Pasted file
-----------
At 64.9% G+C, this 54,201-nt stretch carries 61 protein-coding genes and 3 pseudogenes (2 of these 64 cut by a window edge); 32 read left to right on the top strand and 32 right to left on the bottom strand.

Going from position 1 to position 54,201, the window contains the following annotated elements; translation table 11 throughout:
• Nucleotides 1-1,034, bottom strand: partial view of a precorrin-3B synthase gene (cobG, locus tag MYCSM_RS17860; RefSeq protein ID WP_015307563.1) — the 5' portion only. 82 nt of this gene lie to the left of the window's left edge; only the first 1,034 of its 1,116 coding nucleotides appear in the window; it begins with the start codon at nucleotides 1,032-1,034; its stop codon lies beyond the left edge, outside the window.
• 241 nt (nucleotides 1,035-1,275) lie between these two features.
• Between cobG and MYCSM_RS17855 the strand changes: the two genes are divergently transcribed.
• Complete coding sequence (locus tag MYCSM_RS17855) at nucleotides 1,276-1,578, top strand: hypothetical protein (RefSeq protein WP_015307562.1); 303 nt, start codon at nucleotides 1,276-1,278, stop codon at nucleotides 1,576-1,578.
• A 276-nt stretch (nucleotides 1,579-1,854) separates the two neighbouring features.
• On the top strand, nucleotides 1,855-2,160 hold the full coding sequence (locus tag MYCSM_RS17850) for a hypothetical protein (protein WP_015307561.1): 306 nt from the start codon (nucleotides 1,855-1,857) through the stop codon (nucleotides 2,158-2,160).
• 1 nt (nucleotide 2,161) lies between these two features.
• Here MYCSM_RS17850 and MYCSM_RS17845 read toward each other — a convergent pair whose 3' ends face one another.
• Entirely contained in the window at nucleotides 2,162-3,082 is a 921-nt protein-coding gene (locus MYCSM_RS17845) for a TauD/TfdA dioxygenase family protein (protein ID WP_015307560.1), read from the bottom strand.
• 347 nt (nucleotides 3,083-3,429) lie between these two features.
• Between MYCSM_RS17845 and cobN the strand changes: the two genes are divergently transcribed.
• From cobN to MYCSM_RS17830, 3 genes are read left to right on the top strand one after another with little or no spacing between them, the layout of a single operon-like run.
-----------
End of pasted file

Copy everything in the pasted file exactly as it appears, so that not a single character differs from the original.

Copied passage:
At 64.9% G+C, this 54,201-nt stretch carries 61 protein-coding genes and 3 pseudogenes (2 of these 64 cut by a window edge); 32 read left to right on the top strand and 32 right to left on the bottom strand.

Going from position 1 to position 54,201, the window contains the following annotated elements; translation table 11 throughout:
• Nucleotides 1-1,034, bottom strand: partial view of a precorrin-3B synthase gene (cobG, locus tag MYCSM_RS17860; RefSeq protein ID WP_015307563.1) — the 5' portion only. 82 nt of this gene lie to the left of the window's left edge; only the first 1,034 of its 1,116 coding nucleotides appear in the window; it begins with the start codon at nucleotides 1,032-1,034; its stop codon lies beyond the left edge, outside the window.
• 241 nt (nucleotides 1,035-1,275) lie between these two features.
• Between cobG and MYCSM_RS17855 the strand changes: the two genes are divergently transcribed.
• Complete coding sequence (locus tag MYCSM_RS17855) at nucleotides 1,276-1,578, top strand: hypothetical protein (RefSeq protein WP_015307562.1); 303 nt, start codon at nucleotides 1,276-1,278, stop codon at nucleotides 1,576-1,578.
• A 276-nt stretch (nucleotides 1,579-1,854) separates the two neighbouring features.
• On the top strand, nucleotides 1,855-2,160 hold the full coding sequence (locus tag MYCSM_RS17850) for a hypothetical protein (protein WP_015307561.1): 306 nt from the start codon (nucleotides 1,855-1,857) through the stop codon (nucleotides 2,158-2,160).
• 1 nt (nucleotide 2,161) lies between these two features.
• Here MYCSM_RS17850 and MYCSM_RS17845 read toward each other — a convergent pair whose 3' ends face one another.
• Entirely contained in the window at nucleotides 2,162-3,082 is a 921-nt protein-coding gene (locus MYCSM_RS17845) for a TauD/TfdA dioxygenase family protein (protein ID WP_015307560.1), read from the bottom strand.
• 347 nt (nucleotides 3,083-3,429) lie between these two features.
• Between MYCSM_RS17845 and cobN the strand changes: the two genes are divergently transcribed.
• From cobN to MYCSM_RS17830, 3 genes are read left to right on the top strand one after another with little or no spacing between them, the layout of a single operon-like run.